In the meantime, I have sewing plans.  These are just a few of the fabrics in my queue right now.  On the left is a blue and white floral jacquard which will probably be version 2 of M4394.  Next to that is a black and white geometric knit which will be a shift of some sort.  The red fabric is the floral twill before I cut it out.  Next to that are three stretch denims which will be more skinny jeans for the Princess.  The blue has already been cut out and started on.

What's in your spring sewing queue?

Sunday, January 31, 2016

Saturday, January 30, 2016

Checking In


What's been happening around here?


As it tends to do each year, my attention turned to quilting over the holidays.  Christmas is stressful.  Between the shopping, the cleaning, the decorating, the cooking, and more cleaning, I tend to get overwhelmed.  So simple, straight seams on well behaved, colorful cotton prints can help me calm down and relax.

I noticed that I had quite a bit of Dolce fabric left from when I made the Bento Box quilt a few years ago.  So I decided to cut up everything that was left into 2.5" squares and use it up on this:


I combined the prints with a tone on tone white to give the eye a place to rest.  The blocks are simple 9 patches that will end up 6" square once they are sewn together.

I messed up when I counted and I ended up with more print blocks than I thought.  When I laid them all out this morning, I had enough blocks for 2 extra rows.  What to do?  Make more white blocks of course!  Luckily I had extra Dolce squares left.  I need 16 more white blocks.  That will have to wait until tomorrow when I can run to the fabric store and get more white.  (I was already planning a trip since the ponte knits are on sale this weekend...)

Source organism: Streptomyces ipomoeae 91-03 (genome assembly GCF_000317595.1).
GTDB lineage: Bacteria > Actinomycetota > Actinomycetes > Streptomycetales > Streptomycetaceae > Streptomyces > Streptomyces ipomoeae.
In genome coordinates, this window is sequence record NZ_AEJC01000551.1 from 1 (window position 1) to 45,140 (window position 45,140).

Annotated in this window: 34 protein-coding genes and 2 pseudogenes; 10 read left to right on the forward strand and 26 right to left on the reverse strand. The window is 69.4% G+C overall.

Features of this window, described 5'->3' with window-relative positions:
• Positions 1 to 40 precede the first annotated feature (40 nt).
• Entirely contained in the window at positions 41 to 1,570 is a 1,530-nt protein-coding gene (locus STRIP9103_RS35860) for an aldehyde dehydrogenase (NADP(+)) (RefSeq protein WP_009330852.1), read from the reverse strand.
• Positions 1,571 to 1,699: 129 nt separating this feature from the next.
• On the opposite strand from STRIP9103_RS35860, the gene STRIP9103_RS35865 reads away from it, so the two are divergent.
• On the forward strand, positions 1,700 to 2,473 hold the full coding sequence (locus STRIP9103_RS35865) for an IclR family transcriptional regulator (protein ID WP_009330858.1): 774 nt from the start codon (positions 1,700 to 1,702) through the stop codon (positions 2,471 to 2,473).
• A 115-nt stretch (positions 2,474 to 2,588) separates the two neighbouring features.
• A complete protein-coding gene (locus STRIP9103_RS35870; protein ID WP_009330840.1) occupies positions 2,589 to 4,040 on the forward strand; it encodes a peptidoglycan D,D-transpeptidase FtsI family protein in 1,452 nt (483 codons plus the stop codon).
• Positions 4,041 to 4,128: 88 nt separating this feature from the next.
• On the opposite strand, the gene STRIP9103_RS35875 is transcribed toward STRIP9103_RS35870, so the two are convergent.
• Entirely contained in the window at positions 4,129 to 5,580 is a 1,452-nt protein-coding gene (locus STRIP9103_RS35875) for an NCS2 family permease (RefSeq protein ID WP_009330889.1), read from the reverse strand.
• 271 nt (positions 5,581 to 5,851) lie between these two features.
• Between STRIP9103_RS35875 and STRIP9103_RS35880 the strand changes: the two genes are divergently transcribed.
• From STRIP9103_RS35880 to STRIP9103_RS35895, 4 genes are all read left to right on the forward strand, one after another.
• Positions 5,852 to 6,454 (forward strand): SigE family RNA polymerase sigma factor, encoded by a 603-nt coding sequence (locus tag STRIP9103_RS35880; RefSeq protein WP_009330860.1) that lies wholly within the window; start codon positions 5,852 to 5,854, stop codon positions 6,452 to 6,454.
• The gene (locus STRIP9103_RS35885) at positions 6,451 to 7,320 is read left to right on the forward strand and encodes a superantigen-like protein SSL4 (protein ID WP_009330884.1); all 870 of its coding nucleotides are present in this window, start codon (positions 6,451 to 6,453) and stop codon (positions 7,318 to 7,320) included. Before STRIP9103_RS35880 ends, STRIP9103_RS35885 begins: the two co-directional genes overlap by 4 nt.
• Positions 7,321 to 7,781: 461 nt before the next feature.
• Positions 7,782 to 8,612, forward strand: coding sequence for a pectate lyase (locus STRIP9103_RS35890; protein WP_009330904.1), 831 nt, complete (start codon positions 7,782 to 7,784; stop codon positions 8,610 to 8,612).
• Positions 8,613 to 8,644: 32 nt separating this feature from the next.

I still have a few garment projects in the works.  I made a pair of pants for the Princess over the holidays, but she has no desire to model for the blog.  I'm also in the middle of making a top for her.  And I have a wrap dress cut out for me, waiting to be sewn together.  And of course, a stack of Burda magazines with projects earmarked.

I got a new heavy duty sewing machine for Christmas and I'm looking forward to broadening my sewing skills this year.  I want to make things like jeans and coats using heavier fabrics.  I also want to experiment with leather.  And the new machine has adjustable pressure on the presser foot, so I'm hoping lightweight fabrics will be easier to sew as well.

Hopefully this will be an exciting year in sewing!

Tuesday, November 17, 2015

McCall's 6884 The Last Wrap of Summer

I finished McCall's 6884 months ago when the days were still long and the sun was warm.  Somehow, I forgot to blog it, even though I've worn it quite a bit and I love it.


I made View B with the plain front, full coverage skirt, and 3/4 sleeves.


The pattern has lots of options, though, and you could use it to make a whole week's worth of wrap dresses and every one of them would look different.


It's an "easy" pattern and it really lives up to that title.  It went together quickly and with no problems.  I cut my standard 14 at the shoulder and 16 from the bust down and then lengthened the waist.  I also lengthened the ties thinking the pattern pieces looked too short to wrap behind my back and then tie in the front with enough left to hang down.  I really should have left them alone- I have to wrap them twice and then tie in the front to keep them from hanging down and catching on things.


The only other change I made was to add bands to the neckline.  I wanted that extra 3/4" of coverage and I thought it would make a nicer finish than just turning under and stitching.  I cut them on the cross grain and I like the way the print looks oriented that way.  I wish I had cut them a bit shorter- they don't snug up to my chest quite the way I wanted them to.


The neckline is rather low.  I don't have it pinned in the picture, but I do have to pin it for daily wear.

I think the best thing about this pattern, at least for this view, is the way the skirt is put together.  the wrap is caught into the side seam below the waist and that makes it very secure.  It would take a hurricane force wind to cause a wardrobe malfunction.  I'm confident and covered even sitting down or climbing in and out of my car.


My fabric is an ITY knit from fabric.com.  I LOVE the print!  The colors are different than what I usually choose but the orange, blue, and green combination is fabulous.  The fabric is a little on the smooth and slippery side, but it's opaque and I wear a slip anyway.  It sewed easily and has held up well to washing.